My last car had incredibly witty and nerdy registration plates – PEVI, which is Ohm’s law equation for a DC circuit (P = V * I).
My wife got sick of explaining what the plates meant and got sick of people constantly taking pictures of the car and tagging me on social media, so we went with discreet slimline black registration plates this time around.
The other thing you grow to hate very quickly is (some) other Tesla owners. I had to leave the Tesla owner’s group on Facebook because of the unhinged minority that have never owned another new car and think that everything in their Tesla is some groundbreaking technology that has never existed prior to Tesla speaking about it. They are also all convinced that any negative media on a Tesla (regardless of whether it’s justified) is ‘big media’ out to get Tesla.
Most owners are fine… but please don’t wave at me. I probably won’t wave back, just in case you’re a weirdo.
Given we opted for the 19-inch alloy wheels (instead of the 20-inch wheels fitted to our press test vehicle), I was hoping the ride would be significantly better.
Unfortunately the ride is still incredibly firm and way too firm for an entry-level SUV in this application. It crashes over bumps and if you hit a pothole on the move you’ll feel it tear through the entire car.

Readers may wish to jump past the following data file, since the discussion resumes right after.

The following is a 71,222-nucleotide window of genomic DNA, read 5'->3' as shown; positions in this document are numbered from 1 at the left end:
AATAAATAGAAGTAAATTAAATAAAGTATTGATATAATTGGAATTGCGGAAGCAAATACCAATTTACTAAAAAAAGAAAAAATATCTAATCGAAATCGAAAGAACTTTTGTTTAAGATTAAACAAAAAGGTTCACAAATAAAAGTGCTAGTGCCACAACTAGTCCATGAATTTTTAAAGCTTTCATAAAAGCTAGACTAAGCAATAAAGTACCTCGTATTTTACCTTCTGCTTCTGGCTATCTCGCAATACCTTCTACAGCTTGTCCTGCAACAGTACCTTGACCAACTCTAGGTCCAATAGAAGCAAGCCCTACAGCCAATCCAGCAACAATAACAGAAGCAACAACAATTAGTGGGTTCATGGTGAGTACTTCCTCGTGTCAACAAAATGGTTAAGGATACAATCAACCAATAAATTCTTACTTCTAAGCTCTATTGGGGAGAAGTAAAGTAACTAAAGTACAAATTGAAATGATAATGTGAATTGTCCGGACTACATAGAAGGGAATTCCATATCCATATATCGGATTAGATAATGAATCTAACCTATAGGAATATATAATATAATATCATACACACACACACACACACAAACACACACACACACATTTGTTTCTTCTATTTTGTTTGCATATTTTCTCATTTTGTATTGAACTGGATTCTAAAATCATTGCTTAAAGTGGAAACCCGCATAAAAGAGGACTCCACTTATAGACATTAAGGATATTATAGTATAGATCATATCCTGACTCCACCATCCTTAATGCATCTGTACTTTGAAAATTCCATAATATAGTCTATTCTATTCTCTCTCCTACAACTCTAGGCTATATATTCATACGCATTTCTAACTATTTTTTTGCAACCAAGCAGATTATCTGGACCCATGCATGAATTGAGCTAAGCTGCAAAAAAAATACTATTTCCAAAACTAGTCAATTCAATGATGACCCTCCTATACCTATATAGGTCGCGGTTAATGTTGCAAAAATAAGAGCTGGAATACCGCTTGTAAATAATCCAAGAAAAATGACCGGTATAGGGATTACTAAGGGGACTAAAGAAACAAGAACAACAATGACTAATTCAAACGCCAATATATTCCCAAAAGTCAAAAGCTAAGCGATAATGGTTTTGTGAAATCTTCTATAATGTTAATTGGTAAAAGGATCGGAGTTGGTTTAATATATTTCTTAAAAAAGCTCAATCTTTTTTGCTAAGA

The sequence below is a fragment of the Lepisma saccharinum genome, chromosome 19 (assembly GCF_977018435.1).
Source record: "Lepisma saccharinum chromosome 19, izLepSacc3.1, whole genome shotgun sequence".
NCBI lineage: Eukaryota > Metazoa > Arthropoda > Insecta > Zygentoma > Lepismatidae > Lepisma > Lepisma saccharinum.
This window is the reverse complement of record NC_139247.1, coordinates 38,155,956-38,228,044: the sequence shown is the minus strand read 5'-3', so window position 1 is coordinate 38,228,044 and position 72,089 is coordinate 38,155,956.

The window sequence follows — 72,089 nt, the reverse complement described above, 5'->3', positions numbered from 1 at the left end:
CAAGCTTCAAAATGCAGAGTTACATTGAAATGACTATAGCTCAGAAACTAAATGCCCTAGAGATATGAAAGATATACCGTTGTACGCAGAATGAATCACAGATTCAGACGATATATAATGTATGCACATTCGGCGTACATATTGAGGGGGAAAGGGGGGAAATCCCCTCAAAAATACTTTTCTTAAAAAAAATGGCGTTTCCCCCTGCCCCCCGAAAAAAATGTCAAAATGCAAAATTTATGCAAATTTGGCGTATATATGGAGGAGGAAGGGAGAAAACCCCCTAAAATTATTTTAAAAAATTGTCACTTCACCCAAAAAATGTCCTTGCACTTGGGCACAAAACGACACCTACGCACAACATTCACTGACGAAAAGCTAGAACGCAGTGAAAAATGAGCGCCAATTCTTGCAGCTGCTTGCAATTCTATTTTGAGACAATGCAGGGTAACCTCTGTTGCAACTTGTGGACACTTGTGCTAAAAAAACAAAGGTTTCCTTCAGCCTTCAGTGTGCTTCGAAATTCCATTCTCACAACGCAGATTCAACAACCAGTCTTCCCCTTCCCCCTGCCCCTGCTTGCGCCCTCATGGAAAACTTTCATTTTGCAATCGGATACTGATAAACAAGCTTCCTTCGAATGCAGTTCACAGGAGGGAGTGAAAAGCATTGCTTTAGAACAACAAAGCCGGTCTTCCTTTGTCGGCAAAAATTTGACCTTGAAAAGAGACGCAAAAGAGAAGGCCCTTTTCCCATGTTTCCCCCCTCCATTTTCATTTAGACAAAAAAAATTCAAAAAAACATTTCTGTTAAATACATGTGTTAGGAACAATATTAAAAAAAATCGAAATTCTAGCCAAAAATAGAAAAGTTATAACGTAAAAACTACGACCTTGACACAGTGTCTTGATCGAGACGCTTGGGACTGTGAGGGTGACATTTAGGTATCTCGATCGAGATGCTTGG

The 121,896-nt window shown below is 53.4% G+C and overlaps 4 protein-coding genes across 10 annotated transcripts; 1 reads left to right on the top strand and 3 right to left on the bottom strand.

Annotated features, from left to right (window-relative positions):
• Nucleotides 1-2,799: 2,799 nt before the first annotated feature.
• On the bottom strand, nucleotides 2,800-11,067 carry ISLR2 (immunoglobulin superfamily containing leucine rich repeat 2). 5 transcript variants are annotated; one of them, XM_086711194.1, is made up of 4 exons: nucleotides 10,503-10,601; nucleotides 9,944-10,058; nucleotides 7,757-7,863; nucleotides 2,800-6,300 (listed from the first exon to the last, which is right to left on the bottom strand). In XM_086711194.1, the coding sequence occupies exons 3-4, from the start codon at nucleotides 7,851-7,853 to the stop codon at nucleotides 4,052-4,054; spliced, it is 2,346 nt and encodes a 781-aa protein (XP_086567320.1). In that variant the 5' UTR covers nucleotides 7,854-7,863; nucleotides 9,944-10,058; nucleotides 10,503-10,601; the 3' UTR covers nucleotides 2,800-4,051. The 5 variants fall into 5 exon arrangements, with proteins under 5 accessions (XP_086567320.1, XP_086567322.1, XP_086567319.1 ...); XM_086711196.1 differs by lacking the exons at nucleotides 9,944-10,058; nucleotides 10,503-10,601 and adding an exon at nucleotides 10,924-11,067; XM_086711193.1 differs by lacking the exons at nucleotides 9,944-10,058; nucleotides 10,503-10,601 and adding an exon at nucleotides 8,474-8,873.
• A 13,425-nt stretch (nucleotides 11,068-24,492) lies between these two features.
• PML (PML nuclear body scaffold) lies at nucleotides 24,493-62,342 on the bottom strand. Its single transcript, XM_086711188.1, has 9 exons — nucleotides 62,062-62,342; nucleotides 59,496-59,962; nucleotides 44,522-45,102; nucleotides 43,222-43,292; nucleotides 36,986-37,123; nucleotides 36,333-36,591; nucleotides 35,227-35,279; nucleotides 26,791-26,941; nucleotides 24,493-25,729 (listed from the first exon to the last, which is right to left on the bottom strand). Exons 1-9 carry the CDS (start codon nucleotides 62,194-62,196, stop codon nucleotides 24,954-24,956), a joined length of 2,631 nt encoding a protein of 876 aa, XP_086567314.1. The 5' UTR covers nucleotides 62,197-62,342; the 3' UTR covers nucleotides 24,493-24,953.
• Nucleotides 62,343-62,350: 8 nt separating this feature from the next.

It doesn’t help that our vehicle was delivered with 46psi pressure in the tyres. I dropped that down to 42psi (which is the recommended pressure on the service menu). Some owners have gone even lower than that, but I’m not comfortable taking the vehicle outside of the parameters it was engineered for.
At 42psi the ride is still very firm, but it’s significantly better than at 46psi and better again than the 20-inch setup in the first car I drove. I’m very glad we didn’t go with the Performance which would be even firmer again with sports suspension and bigger 21-inch alloy wheels.
Coming from the Model 3 Performance, the base Model Y is positively slow in comparison. It takes just under 7.0 seconds to get to 100km/h with just the driver on board. Load it up with passengers and it feels slower still.
Our first drive of the Model Y was during torrential rain and when we filmed our video review I praised it for its handling.
Fast forward to today; taking into account the swap to 19-inch alloy wheels instead of the 20-inch, the tyre change from a Michelin Pilot Sport EV tyre to a Hankook, plus a dry road; and it’s disappointing how sloppy the Model Y’s handling really is.
So, why is it so sloppy and how did we miss it to start with? A lot of it comes down to the ride and handling setup and the use of a single motor on the rear axle. We unearthed this during a spirited drive at the proving ground we test all our vehicles at Lang Lang.